Monday, July 14, 2008

Projects

Since I created a new tag called Projects for the bridge and canoe projects, I had to share some of my projects. No, not the apron. It's still uncut, but not forgotten. My great niece has an apron in a similar style which I plan to use to resize the Grandma's pattern.

One project was arranging the planting of over 100 trees at The Third Place this spring. It was an intergenerational event. They posted pictures on the church website and I especially like the one of the girls right in the hole they dug. These same girls, not 30 minutes earlier, said they didn't want to get dirty. We've had lots of rain this summer, which is a good thing since there is no way we can water the trees on the far end of 30 acres.

With Steve teaching and not "studenting," we've added another dimension to our wardrobe, necessitating giving up part of our bedroom for a larger closet. Steve's portion of this project is almost complete and now I need to start painting. We are painting the bedroom four different colors. I hope it works. I have also been hunting for new curtains, without any luck.

Of course, there are always numerous garden projects in various stages. Ron dug out some overgrown shrubs by the back deck and now I need to decide what to plant there. I've planted an even bigger veggie garden and this is the first year I've grown corn. I created a new bed in my front yard and planted it. But these are all normal garden activities for me. My project involves my growing interest in native plants.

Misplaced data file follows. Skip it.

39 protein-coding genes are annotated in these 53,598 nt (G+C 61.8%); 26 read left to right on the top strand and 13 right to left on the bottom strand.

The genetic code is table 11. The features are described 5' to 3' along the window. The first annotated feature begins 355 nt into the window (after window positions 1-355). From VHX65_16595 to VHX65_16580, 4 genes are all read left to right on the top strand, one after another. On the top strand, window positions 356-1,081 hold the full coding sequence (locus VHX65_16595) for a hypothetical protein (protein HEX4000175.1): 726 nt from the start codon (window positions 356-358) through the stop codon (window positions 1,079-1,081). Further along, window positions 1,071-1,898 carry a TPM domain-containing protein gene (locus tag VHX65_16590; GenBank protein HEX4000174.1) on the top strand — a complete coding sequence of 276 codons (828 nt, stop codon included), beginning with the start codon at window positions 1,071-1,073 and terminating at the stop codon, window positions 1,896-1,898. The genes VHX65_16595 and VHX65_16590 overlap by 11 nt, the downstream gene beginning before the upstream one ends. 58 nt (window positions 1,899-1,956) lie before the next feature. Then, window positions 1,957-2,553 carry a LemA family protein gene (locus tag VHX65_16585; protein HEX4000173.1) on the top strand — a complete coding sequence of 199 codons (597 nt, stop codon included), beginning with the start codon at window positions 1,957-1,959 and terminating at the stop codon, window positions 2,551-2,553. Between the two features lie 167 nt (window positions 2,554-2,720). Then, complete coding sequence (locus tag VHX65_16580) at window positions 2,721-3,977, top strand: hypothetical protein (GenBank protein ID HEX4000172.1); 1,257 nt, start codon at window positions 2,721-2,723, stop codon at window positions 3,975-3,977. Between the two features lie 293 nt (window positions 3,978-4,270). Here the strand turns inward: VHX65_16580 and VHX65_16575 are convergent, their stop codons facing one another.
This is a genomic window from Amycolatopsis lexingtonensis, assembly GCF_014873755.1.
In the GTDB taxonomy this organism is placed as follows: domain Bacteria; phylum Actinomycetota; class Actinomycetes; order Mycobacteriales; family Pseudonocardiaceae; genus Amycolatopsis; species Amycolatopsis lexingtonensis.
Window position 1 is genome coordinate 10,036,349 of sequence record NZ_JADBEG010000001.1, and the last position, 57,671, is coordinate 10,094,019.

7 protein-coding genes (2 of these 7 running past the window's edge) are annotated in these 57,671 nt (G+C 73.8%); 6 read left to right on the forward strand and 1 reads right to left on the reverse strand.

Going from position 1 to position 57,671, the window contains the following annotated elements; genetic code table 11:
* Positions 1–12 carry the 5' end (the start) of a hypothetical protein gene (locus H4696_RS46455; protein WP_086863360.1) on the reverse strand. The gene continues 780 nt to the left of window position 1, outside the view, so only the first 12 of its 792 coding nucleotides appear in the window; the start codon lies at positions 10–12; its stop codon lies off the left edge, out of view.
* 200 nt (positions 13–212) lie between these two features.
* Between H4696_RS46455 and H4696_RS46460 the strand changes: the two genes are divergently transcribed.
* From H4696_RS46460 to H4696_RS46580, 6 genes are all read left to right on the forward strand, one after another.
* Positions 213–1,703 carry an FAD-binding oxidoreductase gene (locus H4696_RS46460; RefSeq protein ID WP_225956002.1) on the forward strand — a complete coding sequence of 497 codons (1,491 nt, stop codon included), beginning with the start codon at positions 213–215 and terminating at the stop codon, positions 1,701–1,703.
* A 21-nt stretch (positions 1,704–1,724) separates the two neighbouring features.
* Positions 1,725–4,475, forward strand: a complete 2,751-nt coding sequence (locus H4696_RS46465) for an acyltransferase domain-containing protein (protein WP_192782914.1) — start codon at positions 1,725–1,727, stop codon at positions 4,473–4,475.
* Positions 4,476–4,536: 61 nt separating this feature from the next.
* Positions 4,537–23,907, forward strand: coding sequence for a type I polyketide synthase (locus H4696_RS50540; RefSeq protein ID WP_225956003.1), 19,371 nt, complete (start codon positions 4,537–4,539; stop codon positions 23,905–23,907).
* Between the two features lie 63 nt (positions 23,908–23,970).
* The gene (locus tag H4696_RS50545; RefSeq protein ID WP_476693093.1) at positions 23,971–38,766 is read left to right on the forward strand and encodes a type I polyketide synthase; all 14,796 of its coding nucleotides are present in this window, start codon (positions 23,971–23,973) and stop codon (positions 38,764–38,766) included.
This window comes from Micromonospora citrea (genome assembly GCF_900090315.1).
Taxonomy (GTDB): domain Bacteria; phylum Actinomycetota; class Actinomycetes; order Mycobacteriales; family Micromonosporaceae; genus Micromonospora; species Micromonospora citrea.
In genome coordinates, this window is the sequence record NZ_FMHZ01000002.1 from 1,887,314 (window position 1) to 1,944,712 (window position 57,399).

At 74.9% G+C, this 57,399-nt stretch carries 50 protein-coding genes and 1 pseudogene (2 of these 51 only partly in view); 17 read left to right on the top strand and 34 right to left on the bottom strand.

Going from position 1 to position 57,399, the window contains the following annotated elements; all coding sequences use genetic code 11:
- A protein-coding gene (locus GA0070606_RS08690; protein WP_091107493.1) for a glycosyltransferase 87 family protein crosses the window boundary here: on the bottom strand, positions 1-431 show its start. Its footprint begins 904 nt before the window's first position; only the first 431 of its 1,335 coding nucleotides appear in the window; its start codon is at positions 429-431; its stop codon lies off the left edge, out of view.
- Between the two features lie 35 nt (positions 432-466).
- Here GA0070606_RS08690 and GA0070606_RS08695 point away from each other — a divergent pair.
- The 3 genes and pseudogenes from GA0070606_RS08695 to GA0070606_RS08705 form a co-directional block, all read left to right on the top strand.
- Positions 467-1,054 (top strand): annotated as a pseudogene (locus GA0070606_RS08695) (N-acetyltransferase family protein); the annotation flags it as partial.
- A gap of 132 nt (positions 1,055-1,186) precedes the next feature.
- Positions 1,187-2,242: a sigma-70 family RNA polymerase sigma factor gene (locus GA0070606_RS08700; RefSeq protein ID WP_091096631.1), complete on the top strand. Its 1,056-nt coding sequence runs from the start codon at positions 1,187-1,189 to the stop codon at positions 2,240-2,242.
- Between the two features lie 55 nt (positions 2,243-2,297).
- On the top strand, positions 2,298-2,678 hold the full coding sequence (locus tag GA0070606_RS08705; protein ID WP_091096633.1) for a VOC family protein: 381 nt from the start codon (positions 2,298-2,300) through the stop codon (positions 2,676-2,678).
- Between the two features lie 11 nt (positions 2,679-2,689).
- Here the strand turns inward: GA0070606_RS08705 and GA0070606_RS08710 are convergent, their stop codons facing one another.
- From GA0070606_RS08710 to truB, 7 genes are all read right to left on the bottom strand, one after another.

We have always let our pond edges grow naturally, resulting in volunteers of cattails, sedges, Queen Anne's Lace, milkweed, black-eyed susans, and even Joe Pye Weed. We did plant blue flags many years ago and they have claimed a large portion of the north end of the pond. Last year I planted three starts of yellow flags. However, the shallow end of the pond is sawgrass and cattails. It is also the first thing you see after crossing the stone bridge. Last fall I collected seeds from swamp hibiscus, pink turtlehead and cardinal flowers, all plants that love their feed wet. At the encouragement of Kylee, I winter sowed the seeds and they grew! So I've been hacking away at the growth to plant them on the shallow end of the pond. Let me tell you, removing turf and amending clay soil is easy compared to sinking in muck and getting scratched by the grasses to battle swamp weeds. In addition to the plants I started from seed, I planted Queen of the Prairie. If this works out, it will be breathtakingly beautiful.

3 comments:

Kay said...

Hi I really enjoyed your article as I too have a passion for native plants and am always looking for information. I wonder if you have looked into these pond floating islands? I was just looking at their website and thought they were pretty neat. Made from recycled products and they clean the water and are a wildlife habitat. The site is http://www.biofloatingislands.com if you are interested.
Kay

Kylee said...

Yay!! They grew! Isn't it amazing? While weeding today, I noticed Cleome seedlings growing where they'd grown two summers ago. I didn't grow them last year, so those seeds laid in the ground for two years before producing seedlings. I dont' think they will grow large enough to bloom, but still...

And then there are the petunias that mysteriously showed up in the veggie garden. I'd dumped the soil from my hanging pots from last year at the end of the season, after the frost killed them. Those teeny petunia seeds, which need light to germinate, germinated and grew! They're blooming fabulously - white, purple and lavender ones. And they came up in ideal locations, too! You'd swear someone planted them there, but no.

Earth Girl said...

Kylee, when you visit GSP, make sure to look at the bed near the parking lot next to the pavilion. All but three of the petunias were volunteers. I did not plant petunias there the last three years, so the seeds were dormant that long!